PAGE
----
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How elephants changed one ultrarunner’s life

An encounter with elephants during an ultra race in Thailand led Rene Unser to turn her passion for trail running into a career

Rene Unser’s first race was a five-day stage race in Thailand in 2005. By the second day, she was already exhausted and had begun to think that this style of racing was not for her. Her husband encouraged her to continue, and on Stage 3, they had an incredible run-in with a couple of elephants while out on the course. She realized in that moment that had she given up the day before, she never would have had her “elephant moment,” and that memory continues to serve as a reminder that suffering is temporary, but giving up lasts forever.

Fast-forward to 2012, when Unser was on Stage 6 of the Transalpine Run in Italy. She “woke up at 4 a.m. with knees that felt like they had been hit with a baseball bat and were the size of softballs.” Thinking she wouldn’t be able to start the stage, she went down to breakfast in her guesthouse in her pyjamas. It took a five-minute pep talk from her husband Trent to convince her “to get my butt upstairs and at least start the stage. He reminded me of my ‘elephant moment’ and I promptly went back up to my room and frantically started counting gels, filling my hydration bladder.”

Photo / Rene Unser

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After a frenzied drive to the start line, a forgotten bib mishap and subsequent late start, the Kelowna, B.C., native was out on the course, knees wrapped in about 18 layers of KT Tape and 10 minutes behind the rest of the runners. Sweeps had already started clearing the course, so locals had to point her in the right direction. Despite the rough start, Unser managed to work her way up through the runners, passing the third-place female team (it was both a team and solo event) with only 5K left to go.

Unser is an athlete with a lot of drive and passion, but her athletic career started much the same as anyone else’s — she was an active kid who played lots of sports during her school years, and while she showed some talent in running, she preferred to remain a generalist rather than focus on one sport. She didn’t start to run more regularly until her mid-20s, and her first trail run was in 2003 when she went on her first date with the man who would later become her husband. She was immediately hooked, and with her job as a fitness instructor at the time, she wanted to figure out how to get others into trail running.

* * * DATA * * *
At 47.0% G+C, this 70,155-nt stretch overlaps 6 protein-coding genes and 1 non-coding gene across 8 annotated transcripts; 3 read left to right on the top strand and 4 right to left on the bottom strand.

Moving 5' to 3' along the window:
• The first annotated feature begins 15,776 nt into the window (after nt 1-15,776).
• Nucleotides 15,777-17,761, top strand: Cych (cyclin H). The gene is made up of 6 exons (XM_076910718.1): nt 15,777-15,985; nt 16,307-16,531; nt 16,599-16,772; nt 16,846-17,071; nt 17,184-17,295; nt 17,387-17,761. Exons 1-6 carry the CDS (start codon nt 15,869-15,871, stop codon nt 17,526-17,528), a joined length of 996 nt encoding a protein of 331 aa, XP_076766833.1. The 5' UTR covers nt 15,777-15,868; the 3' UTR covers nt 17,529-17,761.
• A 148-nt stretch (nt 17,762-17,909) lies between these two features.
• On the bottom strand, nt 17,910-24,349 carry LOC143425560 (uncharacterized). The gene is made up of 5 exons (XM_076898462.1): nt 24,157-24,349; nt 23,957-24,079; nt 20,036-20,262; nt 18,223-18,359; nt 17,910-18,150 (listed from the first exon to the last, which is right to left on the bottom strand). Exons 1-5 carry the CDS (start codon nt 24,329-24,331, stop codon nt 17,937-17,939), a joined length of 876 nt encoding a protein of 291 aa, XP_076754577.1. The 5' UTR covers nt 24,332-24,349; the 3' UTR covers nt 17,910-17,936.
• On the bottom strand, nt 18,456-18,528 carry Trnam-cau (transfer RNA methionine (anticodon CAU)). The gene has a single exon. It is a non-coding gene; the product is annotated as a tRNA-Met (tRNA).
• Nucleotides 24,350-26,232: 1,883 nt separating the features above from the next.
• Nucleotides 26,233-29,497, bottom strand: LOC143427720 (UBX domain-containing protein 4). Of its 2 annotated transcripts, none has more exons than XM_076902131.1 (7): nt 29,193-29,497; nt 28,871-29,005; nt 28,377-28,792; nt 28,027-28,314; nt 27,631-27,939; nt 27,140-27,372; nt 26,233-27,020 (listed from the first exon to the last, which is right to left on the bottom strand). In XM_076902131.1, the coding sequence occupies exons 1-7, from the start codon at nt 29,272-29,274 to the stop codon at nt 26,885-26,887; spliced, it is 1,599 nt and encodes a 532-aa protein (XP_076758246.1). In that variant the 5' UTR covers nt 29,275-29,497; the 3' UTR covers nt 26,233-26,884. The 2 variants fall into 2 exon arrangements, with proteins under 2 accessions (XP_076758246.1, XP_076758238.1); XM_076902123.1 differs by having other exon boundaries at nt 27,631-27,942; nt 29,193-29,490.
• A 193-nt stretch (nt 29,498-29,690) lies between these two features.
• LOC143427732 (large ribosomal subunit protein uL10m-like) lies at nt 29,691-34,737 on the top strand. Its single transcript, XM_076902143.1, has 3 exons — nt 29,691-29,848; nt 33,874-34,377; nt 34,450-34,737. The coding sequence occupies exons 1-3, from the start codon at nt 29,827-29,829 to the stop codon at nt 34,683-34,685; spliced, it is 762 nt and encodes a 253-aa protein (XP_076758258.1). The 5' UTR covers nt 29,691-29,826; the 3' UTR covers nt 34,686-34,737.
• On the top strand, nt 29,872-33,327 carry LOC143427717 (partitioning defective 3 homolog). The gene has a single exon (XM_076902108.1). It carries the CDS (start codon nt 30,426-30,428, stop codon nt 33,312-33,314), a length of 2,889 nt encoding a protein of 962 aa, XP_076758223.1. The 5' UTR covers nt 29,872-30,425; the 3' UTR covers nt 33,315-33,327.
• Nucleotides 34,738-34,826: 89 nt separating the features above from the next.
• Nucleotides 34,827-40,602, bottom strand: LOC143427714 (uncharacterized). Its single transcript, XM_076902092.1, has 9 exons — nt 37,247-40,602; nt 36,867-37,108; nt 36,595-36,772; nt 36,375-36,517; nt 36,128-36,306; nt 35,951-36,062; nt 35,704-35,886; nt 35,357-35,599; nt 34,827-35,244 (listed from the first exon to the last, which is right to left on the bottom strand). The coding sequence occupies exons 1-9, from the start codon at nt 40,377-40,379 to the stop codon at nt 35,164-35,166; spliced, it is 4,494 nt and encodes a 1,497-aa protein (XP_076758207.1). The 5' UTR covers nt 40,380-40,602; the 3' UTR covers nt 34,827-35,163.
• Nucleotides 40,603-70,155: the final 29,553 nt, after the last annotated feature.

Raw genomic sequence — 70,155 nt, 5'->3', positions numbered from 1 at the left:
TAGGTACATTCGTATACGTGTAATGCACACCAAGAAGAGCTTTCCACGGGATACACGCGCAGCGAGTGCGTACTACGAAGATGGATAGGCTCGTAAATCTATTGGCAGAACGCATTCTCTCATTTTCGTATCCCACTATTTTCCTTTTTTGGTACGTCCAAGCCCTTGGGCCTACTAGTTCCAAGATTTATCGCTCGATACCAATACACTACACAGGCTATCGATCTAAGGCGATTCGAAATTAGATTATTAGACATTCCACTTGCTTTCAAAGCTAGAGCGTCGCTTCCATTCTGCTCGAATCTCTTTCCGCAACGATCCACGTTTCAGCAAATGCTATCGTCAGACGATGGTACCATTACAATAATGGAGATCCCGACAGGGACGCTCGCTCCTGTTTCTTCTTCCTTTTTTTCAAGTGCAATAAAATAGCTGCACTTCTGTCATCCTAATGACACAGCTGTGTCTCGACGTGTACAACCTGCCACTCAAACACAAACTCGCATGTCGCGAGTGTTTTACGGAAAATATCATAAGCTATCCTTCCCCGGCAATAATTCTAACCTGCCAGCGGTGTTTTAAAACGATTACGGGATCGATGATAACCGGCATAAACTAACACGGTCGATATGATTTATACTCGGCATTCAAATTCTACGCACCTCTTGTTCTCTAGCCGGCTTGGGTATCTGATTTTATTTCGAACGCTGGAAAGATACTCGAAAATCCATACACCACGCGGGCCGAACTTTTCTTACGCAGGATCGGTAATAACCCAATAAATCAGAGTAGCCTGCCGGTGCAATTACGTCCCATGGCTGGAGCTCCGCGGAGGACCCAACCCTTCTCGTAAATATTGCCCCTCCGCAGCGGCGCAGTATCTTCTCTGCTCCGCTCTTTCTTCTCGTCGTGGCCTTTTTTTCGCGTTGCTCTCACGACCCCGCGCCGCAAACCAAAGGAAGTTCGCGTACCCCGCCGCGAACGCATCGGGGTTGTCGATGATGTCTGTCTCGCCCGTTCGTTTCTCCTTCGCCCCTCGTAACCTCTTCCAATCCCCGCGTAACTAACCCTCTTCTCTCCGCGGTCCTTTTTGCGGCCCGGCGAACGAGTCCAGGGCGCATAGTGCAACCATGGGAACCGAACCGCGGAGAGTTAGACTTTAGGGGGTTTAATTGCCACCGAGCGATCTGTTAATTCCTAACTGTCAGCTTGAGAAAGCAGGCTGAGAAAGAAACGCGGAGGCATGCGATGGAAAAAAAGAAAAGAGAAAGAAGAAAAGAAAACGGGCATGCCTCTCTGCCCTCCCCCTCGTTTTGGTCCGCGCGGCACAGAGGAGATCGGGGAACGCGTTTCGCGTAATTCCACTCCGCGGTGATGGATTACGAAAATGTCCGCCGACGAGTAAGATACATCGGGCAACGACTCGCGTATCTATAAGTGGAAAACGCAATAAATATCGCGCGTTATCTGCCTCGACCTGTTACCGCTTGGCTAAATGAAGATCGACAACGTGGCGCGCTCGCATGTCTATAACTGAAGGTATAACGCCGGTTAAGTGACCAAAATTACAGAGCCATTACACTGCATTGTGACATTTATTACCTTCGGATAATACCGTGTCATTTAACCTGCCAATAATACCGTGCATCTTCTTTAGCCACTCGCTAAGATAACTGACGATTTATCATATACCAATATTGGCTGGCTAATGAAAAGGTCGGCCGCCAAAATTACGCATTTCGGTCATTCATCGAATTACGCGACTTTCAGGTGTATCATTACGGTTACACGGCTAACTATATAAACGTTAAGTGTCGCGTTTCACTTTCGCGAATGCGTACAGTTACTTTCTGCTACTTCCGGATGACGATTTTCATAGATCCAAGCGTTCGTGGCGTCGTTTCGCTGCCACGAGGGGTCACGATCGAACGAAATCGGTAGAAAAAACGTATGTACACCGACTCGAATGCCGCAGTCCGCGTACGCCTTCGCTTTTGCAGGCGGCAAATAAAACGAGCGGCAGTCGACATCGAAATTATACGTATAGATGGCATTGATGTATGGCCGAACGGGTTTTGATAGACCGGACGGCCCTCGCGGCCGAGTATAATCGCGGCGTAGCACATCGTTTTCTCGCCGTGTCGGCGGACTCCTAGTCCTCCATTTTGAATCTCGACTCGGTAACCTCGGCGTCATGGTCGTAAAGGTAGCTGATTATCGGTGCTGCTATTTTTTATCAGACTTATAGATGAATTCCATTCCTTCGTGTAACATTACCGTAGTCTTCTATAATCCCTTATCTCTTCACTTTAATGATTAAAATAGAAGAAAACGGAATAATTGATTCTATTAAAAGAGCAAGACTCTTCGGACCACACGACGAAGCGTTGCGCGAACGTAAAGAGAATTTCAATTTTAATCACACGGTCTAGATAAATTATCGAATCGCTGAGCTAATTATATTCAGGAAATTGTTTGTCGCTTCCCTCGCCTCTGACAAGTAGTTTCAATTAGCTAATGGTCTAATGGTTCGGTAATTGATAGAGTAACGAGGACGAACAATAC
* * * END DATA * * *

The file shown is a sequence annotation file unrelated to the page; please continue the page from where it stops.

Unser and her son Carter on a trail run

Since then, Unser has turned her passion into a career. In 2003, she got her coaching certification and 10 years later founded P.A.C.E., a coaching business that offers trail running clinics and running camps and organizes a trail running series. Since 2011, Unser has competed in the Transalpine race eight times, and in 2020 she raced to a second-place finish in the master’s women’s category. In her most recent race, the Scorched Sole Ultra in B.C., she placed third overall.

Unser racing with her running partner, Sarah Macleod

Between her race directing, community work and coaching, Unser caught the attention of Salomon and Hammer Nutrition, and both companies now sponsor her and provide her with different opportunities, such as being the media liaison for the Transalpine race. With so much going on, she has less time to enter races herself, and she now limits herself to just a couple of more challenging stage races per year.

When asked about how she’s dealt with the challenges of COVID-19, she points to her company name, which stands for “positive attitude changes everything.”

“It’s cheesy, but I believe in it,” Unser says. “COVID created an opportunity for me to be there for my community in a new way. I wasn’t sure what would happen for my race series, camps or clinic format, but my community continued to stand behind me. I am so grateful, and I learned more about myself and the kind of coach I wanted to be.”

Unser has become a pillar in her local trail-running community, has inspired and encouraged countless others to get out and enjoy the trails, and has enjoyed a long and successful trail-running career herself — all because she met a few elephants on a trail in Thailand.

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